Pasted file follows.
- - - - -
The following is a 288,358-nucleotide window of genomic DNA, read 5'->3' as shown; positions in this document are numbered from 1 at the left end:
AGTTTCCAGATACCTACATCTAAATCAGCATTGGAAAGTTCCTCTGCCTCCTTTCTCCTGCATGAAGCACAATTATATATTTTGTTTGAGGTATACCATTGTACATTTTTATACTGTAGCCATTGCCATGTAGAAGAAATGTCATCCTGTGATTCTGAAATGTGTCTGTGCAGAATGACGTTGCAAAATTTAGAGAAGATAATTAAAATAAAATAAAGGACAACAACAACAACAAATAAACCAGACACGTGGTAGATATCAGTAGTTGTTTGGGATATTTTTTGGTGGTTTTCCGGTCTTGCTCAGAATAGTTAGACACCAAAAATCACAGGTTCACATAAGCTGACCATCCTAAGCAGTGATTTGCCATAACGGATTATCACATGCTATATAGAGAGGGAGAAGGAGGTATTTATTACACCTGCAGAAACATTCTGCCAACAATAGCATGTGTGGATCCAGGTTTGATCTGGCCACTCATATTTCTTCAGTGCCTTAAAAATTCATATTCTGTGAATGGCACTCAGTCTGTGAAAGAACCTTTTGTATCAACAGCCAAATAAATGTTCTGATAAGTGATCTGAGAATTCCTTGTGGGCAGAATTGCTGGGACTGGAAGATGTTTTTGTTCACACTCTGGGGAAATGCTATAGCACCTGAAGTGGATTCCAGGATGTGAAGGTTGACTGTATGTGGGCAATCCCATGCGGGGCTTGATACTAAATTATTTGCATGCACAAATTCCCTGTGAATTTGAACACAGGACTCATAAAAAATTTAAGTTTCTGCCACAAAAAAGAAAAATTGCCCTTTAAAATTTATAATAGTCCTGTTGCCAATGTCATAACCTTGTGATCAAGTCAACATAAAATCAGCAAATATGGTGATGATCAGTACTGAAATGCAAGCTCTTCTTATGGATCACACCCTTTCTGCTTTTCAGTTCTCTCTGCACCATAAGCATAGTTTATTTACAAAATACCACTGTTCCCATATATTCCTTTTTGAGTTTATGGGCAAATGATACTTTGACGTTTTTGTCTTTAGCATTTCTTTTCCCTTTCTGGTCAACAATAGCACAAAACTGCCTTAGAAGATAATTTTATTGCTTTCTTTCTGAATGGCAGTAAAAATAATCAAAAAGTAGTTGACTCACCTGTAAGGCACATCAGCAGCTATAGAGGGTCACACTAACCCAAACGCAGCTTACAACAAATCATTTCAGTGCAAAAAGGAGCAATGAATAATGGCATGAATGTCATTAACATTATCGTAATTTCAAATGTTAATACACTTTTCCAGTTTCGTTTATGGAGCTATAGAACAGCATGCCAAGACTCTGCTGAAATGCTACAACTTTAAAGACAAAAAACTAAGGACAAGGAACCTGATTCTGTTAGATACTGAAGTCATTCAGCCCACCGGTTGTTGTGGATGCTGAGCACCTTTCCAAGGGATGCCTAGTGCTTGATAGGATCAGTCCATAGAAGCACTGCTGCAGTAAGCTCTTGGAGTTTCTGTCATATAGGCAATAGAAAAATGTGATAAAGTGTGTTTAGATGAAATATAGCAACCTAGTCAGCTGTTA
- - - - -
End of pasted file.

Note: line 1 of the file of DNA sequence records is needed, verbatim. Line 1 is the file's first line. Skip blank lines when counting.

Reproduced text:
The following is a 288,358-nucleotide window of genomic DNA, read 5'->3' as shown; positions in this document are numbered from 1 at the left end: